The human gastrointestinal tract refers to the stomach and intestine, and sometimes to all the structures from the mouth to the anus.
Digestion is necessary for absorbing nutrients from food and occurs through two processes: mechanical and chemical digestion.
The organs of the digestive system can be divided into upper and lower digestive tracts. The upper digestive tract consists of the esophagus, stomach, and the small intestine; the lower tract includes all of the large intestine, the rectum, and anus.
The enteric nervous system (ENS) is a subdivision of the autonomic nervous system (ANS) that directly controls the gastrointestinal system.
The digestive system functions via a system of long reflexes, short reflexes, and extrinsic reflexes from gastrointestinal (GI) peptides that work together.
The peritoneum, the serous membrane that forms the lining of the abdominal cavity, covers most of the intra-abdominal organs.
The mouth receives and mechanically breaks down food, produces saliva, and is the first portion of the alimentary canal.
The pharynx is part of the digestive and respiratory systems and consists of three main parts: the nasopharynx, oropharynx, and laryngopharynx.
The esophagus is a muscular tube that moves food from the pharynx to the stomach via peristalsis.
The mucosa, composed of simple epithelium cells, is the innermost layer of the gastrointestinal (GI) tract. It is the absorptive and secretory layer of the GI tract.
The submucosa is a dense, irregular layer of connective tissue with large blood vessels, lymphatics, and nerves that supports the mucosa.
The muscularis is responsible for the segmental contractions and peristaltic movements in the gastrointestinal (GI) tract.
Serosa consists of a secretory epithelial layer and a thin connective tissue layer that reduce the friction from muscle movements.
The stomach is divided into four sections, each of which has different cells and functions.
The layers of the stomach produce mucus to protect itself, enyzmes to break down the food for digestion, and muscles to churn the food.
The movement and flow of chemicals into the stomach is controlled by the autonomic nervous system and various digestive system hormones.
The liver makes bile, which is essential for the digestion of fats.
The liver is located in the abdomen and has four lobes.
Hepatocytes are the main tissue cells of the liver. The gallbladder contains the mucosa, muscularis, perimuscular, and serosa layers.
In the hepatic portal system, the liver receives a dual blood supply from the hepatic portal vein and the hepatic arteries.
The liver is thought to be responsible for up to 500 separate functions.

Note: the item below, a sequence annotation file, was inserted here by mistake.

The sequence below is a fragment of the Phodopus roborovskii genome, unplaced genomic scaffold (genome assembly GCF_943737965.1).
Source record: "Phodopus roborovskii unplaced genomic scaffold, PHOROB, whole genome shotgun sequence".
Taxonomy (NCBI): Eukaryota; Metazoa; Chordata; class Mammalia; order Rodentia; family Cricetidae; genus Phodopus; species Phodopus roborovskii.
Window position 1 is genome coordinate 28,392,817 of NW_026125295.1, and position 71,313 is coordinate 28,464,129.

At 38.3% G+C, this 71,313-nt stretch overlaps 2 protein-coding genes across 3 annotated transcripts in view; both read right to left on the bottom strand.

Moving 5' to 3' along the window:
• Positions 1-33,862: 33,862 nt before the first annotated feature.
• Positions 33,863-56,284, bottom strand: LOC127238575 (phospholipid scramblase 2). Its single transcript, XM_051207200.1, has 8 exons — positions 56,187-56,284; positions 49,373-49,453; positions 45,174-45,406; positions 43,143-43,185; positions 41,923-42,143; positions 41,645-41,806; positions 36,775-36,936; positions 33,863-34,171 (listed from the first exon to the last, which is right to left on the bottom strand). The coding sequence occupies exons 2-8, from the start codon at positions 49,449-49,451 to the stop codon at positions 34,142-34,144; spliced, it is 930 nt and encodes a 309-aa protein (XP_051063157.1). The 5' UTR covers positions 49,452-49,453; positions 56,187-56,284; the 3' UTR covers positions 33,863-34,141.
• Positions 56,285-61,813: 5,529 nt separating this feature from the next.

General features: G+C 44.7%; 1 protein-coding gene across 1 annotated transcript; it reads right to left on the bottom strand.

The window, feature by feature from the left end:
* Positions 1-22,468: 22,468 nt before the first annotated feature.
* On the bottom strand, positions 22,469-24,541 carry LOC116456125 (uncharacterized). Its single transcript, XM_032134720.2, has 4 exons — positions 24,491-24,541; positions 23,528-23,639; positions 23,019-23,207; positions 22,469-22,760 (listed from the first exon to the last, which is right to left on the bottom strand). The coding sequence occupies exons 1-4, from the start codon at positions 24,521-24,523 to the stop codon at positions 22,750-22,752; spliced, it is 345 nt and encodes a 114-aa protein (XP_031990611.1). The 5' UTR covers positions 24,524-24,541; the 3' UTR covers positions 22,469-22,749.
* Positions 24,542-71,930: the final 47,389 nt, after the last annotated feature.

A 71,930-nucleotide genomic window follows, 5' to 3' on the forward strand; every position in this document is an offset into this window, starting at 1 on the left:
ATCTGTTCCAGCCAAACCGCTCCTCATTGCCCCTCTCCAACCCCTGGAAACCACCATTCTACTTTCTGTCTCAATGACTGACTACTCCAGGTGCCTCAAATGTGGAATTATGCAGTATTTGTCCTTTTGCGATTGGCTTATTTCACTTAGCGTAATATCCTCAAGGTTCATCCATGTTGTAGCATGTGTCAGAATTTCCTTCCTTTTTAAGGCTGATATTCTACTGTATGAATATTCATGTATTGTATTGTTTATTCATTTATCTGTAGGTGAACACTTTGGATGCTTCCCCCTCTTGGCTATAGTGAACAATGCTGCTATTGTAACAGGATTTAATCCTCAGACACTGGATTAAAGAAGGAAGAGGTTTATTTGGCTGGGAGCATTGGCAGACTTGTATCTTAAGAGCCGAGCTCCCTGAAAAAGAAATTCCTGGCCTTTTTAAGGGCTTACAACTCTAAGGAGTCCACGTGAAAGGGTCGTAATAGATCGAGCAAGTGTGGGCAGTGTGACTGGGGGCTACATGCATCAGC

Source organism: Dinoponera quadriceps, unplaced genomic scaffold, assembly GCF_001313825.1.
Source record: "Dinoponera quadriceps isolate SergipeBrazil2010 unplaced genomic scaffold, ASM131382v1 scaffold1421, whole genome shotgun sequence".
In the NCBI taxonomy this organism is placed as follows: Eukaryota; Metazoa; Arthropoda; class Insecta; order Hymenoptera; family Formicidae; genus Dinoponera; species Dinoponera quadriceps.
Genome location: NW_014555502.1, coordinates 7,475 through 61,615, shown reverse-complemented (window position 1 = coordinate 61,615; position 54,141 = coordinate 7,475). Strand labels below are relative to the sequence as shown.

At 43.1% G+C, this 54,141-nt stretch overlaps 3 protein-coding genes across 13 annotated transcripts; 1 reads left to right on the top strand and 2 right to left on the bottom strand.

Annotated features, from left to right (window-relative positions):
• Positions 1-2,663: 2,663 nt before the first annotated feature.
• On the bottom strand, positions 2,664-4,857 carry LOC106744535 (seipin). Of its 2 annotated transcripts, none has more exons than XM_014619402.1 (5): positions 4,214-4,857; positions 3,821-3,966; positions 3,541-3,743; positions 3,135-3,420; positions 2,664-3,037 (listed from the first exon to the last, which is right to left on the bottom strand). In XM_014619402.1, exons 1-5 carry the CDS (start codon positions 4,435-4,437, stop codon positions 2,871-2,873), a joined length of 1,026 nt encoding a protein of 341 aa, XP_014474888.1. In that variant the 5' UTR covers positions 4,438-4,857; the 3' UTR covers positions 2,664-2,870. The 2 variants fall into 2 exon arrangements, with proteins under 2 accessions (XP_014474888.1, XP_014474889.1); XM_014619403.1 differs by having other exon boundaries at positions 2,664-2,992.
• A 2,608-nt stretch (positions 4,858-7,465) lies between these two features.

Bile is a fluid produced by the liver that aids the process of digestion and the absorption of lipids in the small intestine.
The gallbladder stores bile produced by the liver.
The gallbladder, a hollow organ that stores bile, is located under the liver.
The pancreas is a gland organ in the digestive and endocrine systems.
The pancreas lies in the epigastrium or upper central region of the abdomen and can vary in shape.
The pancreas serves digestive and endocrine functions, and it is composed of two types of tissue: islets of Langerhans and acini.
Pancreatic fluid contains digestive enzymes that help to further break down the carbohydrates, proteins, and lipids in the chyme.
The small intestine is the part of the gastrointestinal tract where much of the digestion and absorption of food takes place.
The small intestine wall has four layers: the outermost serosa, muscularis, submucosa, and innermost mucosa.
The small intestine uses different enzymes and processes to digest proteins, lipids, and carbohydrates.
The large intestine absorbs water from the remaining indigestible food matter and compacts feces prior to defecation.
The large intestine has taeniae coli and invaginations (the intestinal glands), unlike the small intestines.
The largest bacteria ecosystem in the human body is in the large intestine, where it plays a variety of important roles.
In the large intestine, a host of microorganisms known as gut flora help digest the remaining food matter and create vitamins.
The large intestine absorbs water from the chyme and stores feces until they can be defecated.
Defecation is a combination of voluntary and involuntary processes that create enough force to remove waste material from the digestive system.
Chemical digestion is the enzyme-mediated, hydrolysis process that breaks down large macronutrients into smaller molecules.
The chemical breakdown of the macromolecules contained in food is completed by various enzymes produced in the digestive system.
The absorption of nutrients occurs partially by diffusion through the wall of the small intestine.
Glucose, amino acids, fats, and vitamins are absorbed in the small intestine via the action of hormones and electrolytes.
The cephalic phase of gastric secretion occurs before food enters the stomach due to neurological signals.
The gastric phase is a period in which swallowed food activates gastric activity in the stomach.
The intestinal phase occurs in the duodenum as a response to the arriving chyme, and it moderates gastric activity via hormones and nervous reflexes.
There are five main hormones that aid and regulate the digestive system in mammals.